Today is the day E, my husband, has been dreaming about since September.Today, he picks up our new car.
Now getting a new car is always exciting, but for us it’s an especially big deal because we haven’t bought a new car in, hmmmm, I think 13 years. Yeah, 13 years.
Our last two cars were purchased used from E’s mom. They were fine, serviceable, low-mileage, four-door sedans. The last one even had bells and whistles we probably never would have splurged on if we’d bought a new car, so in our modest household, it was practically a luxury vehicle. But, at the risk of sounding petty, they weren’t OUR cars. We didn’t bond with them in that strange metaphysical way that people bond with the cars they pick out—you know, giving them names, assigning them personalities, seeing them as an extension of the family.
After a summer of wrestling with trying to get our American-made car serviced here in Belgium, E started thinking of buying a European car. Soon he was in touch with some dealers, bringing home car brochures, and Googling endlessly in the evenings. Before long he had his heart set on a mid-size Volvo wagon, and he began poring over options and features with all the anal retentiveness you’d expect from a middle-aged engineer.
Mostly I was an observer during the car-shopping phase, though after E took me for a test drive in the Volvo model he was considering, I noted that it didn’t have cup holders. Cup holders! That feature was invented in the land of long highways, big commutes, fast food restaurants, and 24-hour stores selling takeaway coffee and Slurpees. Of course cup holders are not standard equipment in Europe where eating and drinking in the car is unthinkable. If a European is going to have a cup of coffee, they’ll be drinking it from a dainty cup with a saucer and sitting at a table with a napkin in their laps.
By God, only hyperactive, barbaric American road hogs eat and drink in their vehicles as if eating is an afterthought, a necessary evil to be wedged in between appointments and cell phone calls.
But I digress.
As I was saying, my only contribution to the whole car-buying process was telling E to make sure the car had a place for me to stash a water bottle. In the end, E ordered all sorts of options and accessories, including a special lumbar support pillow for my back and pocket organizers for the kids’ stuff. See why I married him? What a guy!
But I get another perk as well. Regular readers know we are a one-car family here in Belgie, and that for the past two years, I have used public transit to get around. Every few months you can count on a post on my main blog detailing some horrible experience involving walking in blowing rain, getting splashed by passing cars, missing connections, and spending an hour or two getting to a place that’s a 15-minute drive from my house.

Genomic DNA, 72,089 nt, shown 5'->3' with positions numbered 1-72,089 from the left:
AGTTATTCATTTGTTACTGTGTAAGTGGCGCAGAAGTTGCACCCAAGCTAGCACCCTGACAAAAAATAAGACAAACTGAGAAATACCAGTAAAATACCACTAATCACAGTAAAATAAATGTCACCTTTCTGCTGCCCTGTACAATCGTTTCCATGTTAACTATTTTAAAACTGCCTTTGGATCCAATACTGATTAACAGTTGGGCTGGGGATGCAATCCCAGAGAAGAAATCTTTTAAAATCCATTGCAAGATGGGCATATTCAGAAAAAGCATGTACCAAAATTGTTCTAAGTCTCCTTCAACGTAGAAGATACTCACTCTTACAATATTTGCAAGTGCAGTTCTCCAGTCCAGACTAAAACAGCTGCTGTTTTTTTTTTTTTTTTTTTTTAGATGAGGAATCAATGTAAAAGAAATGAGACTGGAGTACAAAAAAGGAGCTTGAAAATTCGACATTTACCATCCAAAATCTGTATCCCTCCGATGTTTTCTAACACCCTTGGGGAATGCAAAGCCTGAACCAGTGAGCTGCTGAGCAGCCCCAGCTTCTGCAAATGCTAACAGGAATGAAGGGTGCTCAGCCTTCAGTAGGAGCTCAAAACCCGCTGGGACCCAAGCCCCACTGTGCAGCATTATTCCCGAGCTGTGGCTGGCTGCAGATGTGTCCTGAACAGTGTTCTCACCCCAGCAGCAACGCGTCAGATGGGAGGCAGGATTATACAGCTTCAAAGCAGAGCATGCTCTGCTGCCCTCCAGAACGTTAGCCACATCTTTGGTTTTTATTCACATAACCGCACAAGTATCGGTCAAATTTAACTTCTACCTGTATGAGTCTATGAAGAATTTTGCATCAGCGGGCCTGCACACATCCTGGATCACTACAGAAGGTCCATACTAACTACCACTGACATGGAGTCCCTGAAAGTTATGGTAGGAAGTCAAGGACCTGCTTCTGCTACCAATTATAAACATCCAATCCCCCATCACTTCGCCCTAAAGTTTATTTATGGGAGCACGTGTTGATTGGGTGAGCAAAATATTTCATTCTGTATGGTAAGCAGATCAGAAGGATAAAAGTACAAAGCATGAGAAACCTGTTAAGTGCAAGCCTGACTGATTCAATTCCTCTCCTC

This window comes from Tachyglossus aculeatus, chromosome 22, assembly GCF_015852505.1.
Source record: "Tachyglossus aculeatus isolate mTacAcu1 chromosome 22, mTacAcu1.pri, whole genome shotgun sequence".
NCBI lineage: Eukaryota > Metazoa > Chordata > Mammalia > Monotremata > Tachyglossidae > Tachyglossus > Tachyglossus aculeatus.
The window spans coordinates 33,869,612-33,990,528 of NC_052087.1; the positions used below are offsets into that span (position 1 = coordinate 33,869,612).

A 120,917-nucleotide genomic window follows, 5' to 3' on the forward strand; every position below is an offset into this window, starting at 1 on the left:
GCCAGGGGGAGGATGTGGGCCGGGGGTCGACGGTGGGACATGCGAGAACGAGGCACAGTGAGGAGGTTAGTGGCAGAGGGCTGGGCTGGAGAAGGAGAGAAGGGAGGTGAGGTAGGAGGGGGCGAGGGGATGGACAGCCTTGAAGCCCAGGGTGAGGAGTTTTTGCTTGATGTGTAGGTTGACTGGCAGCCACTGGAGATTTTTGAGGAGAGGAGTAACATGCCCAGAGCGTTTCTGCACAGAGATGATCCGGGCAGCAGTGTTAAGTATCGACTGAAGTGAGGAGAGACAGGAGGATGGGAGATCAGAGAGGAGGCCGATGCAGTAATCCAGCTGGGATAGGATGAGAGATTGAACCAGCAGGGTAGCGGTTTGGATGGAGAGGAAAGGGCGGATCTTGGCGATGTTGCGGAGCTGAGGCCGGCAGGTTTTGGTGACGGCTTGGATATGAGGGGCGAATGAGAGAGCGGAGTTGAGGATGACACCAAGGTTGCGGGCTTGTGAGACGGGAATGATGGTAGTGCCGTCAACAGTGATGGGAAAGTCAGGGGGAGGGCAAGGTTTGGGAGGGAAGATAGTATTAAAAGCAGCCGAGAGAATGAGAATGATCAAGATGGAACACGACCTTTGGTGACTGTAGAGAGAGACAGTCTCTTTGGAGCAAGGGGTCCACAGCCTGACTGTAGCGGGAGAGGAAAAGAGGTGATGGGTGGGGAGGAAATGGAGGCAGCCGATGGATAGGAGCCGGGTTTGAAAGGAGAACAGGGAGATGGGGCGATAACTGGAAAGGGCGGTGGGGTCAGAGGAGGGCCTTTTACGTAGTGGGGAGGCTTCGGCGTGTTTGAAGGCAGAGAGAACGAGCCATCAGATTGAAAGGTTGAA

Depending on the bus schedule, I’m always either very early or a bit late for my appointments. I spend obscene amounts standing around—waiting, waiting, and waiting. I have built my entire wardrobe around public transit, from my dozen jackets and coats designed to help me survive every permutation of Belgian weather to my many pairs of comfortable but boring shoes, designed to traverse miles of cobblestones and urban sidewalks, often at an accelerated clip. (Must. Make. The. Bus. Or. I. Will. Have. To. Wait. An. Hour!).
Even my handbags are required to be lightweight, waterproof, and have an easy-access pocket for my bus or Metro pass Plus I have a selection of backpacks, tote bags, and rolling duffles to help me when I go shopping and have to schlep my purchases home. Yes, all the money I saved not owning a car was poured into pedestrian equipment. What a deal!
But now I’m a free woman. Since there isn’t much of a market for our American model car here, we’ve decided to just keep it. Yes, the annual taxes on it exceed the value of the car itself, but now I won’t have to go out in driving rain or bitter cold. I won’t have to grapple with back aches because I dared to buy milk and canned goods at the store, forgetting how heavy those bags would become as I walked home. I will be able to make quick trips to the grocery store on my own and buy whatever we need. I’m dizzy with freedom.
But don’t expect long posts about places I’m exploring on my own in Belgium. I’m not fond of the land of narrow winding roads, unmarked streets, traffic circles, five-way intersections, random street parking, and the confusing and dreaded rule of priority right. It’s no accident (pun intended!) that Belgium has one of the highest traffic fatality rate in Europe. It’s rather shocking that the otherwise low-key Belgians like to create their own lanes, play chicken, and drive drunk in a vehicular free for all.
No, I won’t be venturing out onto the highways or wandering far from home in my new old car, but at least I’ll have the option of staying warm, dry, and wearing high-heeled boots while I’m out running errands in my village this winter. Merry Christmas to Me!